2021 to 2024: From "Revenge" Splurging to Forced Frugality

After all, “they can always print more money.” That’s always the solution until it becomes the problem.


What we call economics is best understood as:

1. A mechanism that distributes resources asymmetrically: some benefit more than others.

2. The running of the herd: humans are a social-herd species.

3. Everyone seeks a windfall: something for nothing, or grabbing more while doing less.

4. Everyone seeks to make windfalls permanent by rigging the mechanism to favor their interests.

5. The mechanism is a system of self-reinforcing feedback loops that generate diminishing returns, blowback and unintended consequences.

This perspective helps us understand the progression of the economy from 2021 to 2024. In a nutshell:

2021: massive stimulus, “meme stock” bubble

2022: “Revenge” splurging, inflation

2023: AI stock bubble, “soft landing”

2024: Forced Frugality

So massive stimulus initially triggers the locked-down herd into meme stocks, inflating a bubble. Once the lockdowns end, this massive stimulus unleashes “revenge spending” where price no longer matters, we need a vacation, a new wardrobe, etc., never mind the cost.

Unsurprisingly, this tsunami of price-insensitive spending while the distribution mechanism was still struggling to reconnect disrupted global supply chains leads to 1) rampant price gouging / profiteering and 2) rampant inflation as costs are passed up the food chain.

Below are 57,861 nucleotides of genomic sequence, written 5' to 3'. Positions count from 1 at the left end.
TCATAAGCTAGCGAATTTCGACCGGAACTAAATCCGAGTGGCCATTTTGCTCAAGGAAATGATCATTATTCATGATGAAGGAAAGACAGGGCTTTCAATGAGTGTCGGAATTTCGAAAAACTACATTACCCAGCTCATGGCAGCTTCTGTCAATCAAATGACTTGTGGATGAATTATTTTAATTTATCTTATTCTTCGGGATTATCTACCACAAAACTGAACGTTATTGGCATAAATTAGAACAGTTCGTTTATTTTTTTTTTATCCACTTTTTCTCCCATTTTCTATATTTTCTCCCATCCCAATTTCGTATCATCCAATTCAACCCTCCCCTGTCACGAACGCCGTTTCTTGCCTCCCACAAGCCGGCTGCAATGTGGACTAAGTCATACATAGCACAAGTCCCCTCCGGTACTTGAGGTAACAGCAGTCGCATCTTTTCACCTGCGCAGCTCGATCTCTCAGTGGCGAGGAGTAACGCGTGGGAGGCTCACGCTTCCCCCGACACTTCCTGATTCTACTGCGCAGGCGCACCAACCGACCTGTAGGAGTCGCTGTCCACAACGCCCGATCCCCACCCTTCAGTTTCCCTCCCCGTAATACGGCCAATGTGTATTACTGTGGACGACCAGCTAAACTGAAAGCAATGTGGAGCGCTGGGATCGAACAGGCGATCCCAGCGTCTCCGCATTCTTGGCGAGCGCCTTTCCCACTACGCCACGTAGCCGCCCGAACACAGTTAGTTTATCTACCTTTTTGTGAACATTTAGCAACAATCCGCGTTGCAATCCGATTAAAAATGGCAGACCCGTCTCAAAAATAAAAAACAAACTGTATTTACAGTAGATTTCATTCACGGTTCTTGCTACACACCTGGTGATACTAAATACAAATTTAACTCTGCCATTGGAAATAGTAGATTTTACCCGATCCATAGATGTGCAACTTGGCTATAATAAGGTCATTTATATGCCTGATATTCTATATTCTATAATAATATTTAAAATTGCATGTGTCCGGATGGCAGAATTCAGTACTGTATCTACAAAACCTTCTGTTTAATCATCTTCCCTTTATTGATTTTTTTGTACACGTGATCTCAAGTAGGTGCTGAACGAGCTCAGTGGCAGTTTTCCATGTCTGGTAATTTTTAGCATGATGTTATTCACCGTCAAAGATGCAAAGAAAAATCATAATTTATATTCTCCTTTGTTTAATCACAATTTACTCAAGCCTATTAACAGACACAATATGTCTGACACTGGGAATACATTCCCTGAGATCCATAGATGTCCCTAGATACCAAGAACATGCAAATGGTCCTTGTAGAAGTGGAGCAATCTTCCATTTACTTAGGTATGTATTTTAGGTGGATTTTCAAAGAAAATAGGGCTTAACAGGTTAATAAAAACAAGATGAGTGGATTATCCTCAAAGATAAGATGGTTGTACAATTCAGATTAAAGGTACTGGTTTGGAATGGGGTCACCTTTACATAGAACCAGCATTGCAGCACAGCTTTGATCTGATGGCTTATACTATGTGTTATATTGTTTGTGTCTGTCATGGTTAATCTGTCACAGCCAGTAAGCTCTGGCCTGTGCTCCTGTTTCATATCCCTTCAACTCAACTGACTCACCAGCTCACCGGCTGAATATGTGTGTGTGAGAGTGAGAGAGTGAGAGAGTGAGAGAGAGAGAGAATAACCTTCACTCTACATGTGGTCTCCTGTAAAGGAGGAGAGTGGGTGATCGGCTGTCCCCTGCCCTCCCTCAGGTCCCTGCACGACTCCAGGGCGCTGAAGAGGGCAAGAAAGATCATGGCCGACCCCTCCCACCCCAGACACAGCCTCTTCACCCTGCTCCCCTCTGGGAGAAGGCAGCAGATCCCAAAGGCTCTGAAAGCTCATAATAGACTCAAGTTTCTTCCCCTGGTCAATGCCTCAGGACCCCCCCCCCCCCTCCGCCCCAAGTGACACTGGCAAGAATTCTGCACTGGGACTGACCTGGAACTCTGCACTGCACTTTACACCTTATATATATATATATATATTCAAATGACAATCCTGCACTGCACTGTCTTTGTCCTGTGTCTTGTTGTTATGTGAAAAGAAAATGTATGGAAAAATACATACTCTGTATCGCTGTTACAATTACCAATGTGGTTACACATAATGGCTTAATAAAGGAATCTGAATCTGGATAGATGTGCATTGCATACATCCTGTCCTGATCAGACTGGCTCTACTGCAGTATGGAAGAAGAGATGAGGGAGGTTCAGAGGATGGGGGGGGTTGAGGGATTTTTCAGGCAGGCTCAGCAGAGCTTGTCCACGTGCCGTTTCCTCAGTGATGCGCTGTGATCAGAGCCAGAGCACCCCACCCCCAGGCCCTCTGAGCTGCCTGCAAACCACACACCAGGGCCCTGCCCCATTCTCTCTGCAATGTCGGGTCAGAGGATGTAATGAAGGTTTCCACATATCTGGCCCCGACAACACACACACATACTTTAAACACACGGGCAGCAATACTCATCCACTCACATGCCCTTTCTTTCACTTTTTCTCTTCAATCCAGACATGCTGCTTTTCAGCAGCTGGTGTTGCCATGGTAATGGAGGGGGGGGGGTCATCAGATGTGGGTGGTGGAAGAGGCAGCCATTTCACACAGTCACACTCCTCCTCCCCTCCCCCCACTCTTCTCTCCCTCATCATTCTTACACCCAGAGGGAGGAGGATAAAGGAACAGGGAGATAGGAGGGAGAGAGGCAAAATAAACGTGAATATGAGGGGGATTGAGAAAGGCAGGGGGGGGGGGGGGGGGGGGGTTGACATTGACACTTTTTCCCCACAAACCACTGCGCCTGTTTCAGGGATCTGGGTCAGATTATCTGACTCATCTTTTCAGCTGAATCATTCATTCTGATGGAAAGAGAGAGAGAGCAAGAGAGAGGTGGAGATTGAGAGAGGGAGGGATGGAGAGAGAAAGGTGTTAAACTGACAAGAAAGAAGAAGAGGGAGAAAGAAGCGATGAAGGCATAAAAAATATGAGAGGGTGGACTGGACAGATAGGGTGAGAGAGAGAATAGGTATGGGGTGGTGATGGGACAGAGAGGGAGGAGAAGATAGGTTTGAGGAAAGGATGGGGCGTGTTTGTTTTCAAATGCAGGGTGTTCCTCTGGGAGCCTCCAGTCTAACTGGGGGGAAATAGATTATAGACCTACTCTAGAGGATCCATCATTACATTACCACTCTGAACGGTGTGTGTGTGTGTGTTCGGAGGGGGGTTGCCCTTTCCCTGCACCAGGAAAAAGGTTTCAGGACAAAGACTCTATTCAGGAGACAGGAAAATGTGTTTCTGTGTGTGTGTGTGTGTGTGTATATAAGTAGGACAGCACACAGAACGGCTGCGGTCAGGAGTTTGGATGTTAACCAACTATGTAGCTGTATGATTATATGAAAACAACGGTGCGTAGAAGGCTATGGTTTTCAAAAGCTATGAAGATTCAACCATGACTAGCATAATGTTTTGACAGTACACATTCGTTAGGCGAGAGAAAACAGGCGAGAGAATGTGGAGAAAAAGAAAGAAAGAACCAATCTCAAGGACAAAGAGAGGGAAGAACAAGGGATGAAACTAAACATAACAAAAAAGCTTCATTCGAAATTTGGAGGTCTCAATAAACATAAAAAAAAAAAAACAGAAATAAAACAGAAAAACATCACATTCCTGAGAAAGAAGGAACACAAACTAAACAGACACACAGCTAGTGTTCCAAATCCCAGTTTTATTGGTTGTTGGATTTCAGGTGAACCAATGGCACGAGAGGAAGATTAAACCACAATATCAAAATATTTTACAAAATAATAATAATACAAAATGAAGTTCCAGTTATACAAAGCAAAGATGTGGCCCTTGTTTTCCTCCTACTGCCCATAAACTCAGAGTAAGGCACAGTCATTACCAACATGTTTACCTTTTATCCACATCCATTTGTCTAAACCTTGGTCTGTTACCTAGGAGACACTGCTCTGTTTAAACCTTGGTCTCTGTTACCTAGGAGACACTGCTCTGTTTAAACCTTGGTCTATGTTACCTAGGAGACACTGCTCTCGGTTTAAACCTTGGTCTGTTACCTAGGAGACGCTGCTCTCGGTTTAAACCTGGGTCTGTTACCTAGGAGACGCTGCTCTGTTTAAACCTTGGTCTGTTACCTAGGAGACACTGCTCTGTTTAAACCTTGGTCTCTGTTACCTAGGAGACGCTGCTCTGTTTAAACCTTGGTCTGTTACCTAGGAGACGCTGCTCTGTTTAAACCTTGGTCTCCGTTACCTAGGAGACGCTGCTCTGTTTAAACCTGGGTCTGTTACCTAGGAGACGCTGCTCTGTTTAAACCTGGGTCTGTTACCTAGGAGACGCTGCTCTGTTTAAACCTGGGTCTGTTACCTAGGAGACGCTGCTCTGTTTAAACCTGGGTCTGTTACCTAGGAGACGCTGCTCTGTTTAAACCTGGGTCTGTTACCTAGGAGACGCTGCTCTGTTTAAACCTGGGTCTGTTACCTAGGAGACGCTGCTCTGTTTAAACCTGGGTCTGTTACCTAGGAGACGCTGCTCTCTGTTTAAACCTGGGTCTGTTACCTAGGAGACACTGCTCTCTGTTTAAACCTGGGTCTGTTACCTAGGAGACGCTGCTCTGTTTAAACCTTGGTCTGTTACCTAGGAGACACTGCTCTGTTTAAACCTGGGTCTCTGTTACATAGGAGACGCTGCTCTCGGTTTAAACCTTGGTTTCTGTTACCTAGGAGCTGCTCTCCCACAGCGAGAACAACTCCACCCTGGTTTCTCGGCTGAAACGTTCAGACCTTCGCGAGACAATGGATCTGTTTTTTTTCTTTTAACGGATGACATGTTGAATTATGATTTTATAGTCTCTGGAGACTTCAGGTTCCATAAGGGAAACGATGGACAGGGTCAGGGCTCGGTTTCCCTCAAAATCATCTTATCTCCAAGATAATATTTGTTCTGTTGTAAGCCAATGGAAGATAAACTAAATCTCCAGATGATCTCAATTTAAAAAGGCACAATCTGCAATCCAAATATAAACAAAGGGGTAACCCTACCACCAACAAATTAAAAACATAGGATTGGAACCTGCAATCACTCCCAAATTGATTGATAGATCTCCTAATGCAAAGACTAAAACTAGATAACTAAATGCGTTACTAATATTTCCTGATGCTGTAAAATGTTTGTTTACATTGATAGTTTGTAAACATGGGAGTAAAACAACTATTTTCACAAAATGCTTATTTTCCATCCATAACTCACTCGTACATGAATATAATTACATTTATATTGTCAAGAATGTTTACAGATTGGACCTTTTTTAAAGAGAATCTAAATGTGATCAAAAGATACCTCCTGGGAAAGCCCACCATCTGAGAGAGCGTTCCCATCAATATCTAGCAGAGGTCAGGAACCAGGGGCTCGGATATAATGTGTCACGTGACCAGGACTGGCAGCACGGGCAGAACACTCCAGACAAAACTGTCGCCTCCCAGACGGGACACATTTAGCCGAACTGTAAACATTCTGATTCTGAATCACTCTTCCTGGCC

Many costs are “sticky” and rarely decrease: taxes, fees, wages and benefits, healthcare, rent, insurance, childcare, etc. typically only ratchet higher. Any ratchet lower is rare and modest, and eventually reversed.

The net result is self-reinforcing inflation, as stimulus never really stops: windfalls are rigged to be permanent, even as broad-based stimulus dries up.

Two things happen when windfalls are rigged to be permanent: 1) the distribution of resources (“money,” entitlements, tax breaks, subsidies, goodies of all kinds) becomes increasingly asymmetric (the already-rich get much richer at the expense of those barely holding their ground) and 2) the source of the supposedly permanent windfall generates self-reinforcing feedback loops that lead to diminishing returns, blowback and unintended consequences.

In other words, the asymmetric distribution either self-corrects or enters run to failure feedback. Either way, the sources of the windfall cease functioning, and the result is forced frugality.
Windfalls that were presumed to be permanent are revealed as temporary asymmetries whose own dynamics generate decay, diminishing returns, blowback and run-to-failure.

And always, of course, the gravy train ending is “impossible” because recency bias encourages us to think the distribution mechanism has god-like powers and permanence. Bur frugality ends up being forced one way or another, even if the stimulus appears to increase. Bubbles deflate and windfalls shrink and then reverse into doing more to get less.

After all, “they can always print more money.” That’s always the solution until it becomes the problem.


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